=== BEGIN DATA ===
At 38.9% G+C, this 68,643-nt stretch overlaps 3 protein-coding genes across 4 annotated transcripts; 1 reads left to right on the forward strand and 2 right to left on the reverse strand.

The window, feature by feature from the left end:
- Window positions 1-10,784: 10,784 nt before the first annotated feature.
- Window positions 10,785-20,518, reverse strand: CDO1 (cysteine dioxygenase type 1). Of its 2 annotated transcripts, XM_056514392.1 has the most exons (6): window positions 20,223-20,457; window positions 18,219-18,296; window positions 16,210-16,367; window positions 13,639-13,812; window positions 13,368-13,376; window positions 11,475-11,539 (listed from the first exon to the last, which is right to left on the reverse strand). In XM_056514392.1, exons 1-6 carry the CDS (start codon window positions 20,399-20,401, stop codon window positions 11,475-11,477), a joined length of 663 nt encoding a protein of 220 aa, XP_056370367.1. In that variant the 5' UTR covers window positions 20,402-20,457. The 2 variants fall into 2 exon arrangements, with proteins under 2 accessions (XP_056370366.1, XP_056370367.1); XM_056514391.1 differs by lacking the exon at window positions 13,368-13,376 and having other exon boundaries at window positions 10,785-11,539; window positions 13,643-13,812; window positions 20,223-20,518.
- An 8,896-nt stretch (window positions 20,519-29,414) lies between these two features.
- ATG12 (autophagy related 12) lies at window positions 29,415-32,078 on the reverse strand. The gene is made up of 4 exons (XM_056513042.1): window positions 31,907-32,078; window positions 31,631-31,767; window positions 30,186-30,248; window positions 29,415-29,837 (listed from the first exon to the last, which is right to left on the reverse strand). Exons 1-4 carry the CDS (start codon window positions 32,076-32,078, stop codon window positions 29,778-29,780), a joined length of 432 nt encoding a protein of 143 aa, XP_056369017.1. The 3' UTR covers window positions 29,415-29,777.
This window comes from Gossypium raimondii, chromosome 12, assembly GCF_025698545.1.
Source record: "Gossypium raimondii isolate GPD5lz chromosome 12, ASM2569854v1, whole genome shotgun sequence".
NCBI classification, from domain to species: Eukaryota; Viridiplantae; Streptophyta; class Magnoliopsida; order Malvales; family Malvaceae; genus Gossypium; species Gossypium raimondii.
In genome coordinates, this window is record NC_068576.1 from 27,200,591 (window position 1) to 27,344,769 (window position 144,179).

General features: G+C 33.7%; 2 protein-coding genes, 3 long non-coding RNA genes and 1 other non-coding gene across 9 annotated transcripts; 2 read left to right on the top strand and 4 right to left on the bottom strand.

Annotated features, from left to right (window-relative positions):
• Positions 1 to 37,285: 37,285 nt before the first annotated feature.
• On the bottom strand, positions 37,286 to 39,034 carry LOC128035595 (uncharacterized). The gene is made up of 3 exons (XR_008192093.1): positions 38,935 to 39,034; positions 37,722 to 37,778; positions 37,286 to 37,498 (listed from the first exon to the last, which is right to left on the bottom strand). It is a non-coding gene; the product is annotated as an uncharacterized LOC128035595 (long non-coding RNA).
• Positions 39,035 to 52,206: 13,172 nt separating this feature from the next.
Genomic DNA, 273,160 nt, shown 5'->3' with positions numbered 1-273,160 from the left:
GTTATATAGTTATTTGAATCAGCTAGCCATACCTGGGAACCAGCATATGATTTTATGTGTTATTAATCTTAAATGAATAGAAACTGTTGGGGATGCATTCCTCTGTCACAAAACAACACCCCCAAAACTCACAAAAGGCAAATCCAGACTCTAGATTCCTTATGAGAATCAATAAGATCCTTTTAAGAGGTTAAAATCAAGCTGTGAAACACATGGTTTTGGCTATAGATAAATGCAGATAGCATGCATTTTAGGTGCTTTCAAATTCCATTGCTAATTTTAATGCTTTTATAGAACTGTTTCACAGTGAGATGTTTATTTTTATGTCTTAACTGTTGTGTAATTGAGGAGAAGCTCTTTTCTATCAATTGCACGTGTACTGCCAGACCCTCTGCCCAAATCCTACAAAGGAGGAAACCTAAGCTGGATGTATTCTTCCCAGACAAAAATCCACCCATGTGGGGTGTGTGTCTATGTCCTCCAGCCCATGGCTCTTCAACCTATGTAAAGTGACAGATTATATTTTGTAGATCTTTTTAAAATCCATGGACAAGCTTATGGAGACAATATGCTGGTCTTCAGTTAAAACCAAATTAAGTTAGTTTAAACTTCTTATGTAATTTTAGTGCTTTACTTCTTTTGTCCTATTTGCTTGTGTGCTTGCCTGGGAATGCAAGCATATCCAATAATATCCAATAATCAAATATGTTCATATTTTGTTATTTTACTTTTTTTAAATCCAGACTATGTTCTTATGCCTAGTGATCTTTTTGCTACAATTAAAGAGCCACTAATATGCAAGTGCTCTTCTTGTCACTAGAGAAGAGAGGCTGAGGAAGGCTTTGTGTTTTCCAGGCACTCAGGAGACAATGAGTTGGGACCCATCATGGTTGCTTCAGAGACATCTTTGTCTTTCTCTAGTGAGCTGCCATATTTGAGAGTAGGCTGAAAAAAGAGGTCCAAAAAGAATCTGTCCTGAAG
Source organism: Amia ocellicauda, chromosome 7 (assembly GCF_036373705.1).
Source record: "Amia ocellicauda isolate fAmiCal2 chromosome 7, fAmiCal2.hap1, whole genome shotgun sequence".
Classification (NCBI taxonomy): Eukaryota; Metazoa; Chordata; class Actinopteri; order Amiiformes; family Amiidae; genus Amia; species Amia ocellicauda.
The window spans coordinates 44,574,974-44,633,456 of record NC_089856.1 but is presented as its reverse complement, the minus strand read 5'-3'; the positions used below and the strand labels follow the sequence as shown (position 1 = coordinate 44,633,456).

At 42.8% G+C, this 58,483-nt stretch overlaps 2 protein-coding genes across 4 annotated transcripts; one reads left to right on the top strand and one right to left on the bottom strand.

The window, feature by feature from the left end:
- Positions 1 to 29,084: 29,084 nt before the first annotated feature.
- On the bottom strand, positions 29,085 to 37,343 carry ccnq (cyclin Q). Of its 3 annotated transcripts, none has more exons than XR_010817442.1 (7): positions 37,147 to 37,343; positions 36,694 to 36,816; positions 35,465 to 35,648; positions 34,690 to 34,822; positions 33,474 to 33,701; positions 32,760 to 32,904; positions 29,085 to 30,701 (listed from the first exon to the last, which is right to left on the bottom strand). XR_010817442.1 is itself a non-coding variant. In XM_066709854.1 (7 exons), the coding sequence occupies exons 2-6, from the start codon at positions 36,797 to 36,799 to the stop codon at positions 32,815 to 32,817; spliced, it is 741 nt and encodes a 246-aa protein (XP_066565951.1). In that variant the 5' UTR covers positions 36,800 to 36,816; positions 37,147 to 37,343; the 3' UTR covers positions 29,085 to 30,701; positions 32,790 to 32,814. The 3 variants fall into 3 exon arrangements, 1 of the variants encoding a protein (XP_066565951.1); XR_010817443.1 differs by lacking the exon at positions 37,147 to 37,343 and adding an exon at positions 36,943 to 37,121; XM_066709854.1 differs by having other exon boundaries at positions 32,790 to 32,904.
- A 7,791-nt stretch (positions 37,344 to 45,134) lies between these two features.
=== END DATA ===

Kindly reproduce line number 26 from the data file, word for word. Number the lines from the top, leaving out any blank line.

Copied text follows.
- A 7,791-nt stretch (positions 37,344 to 45,134) lies between these two features.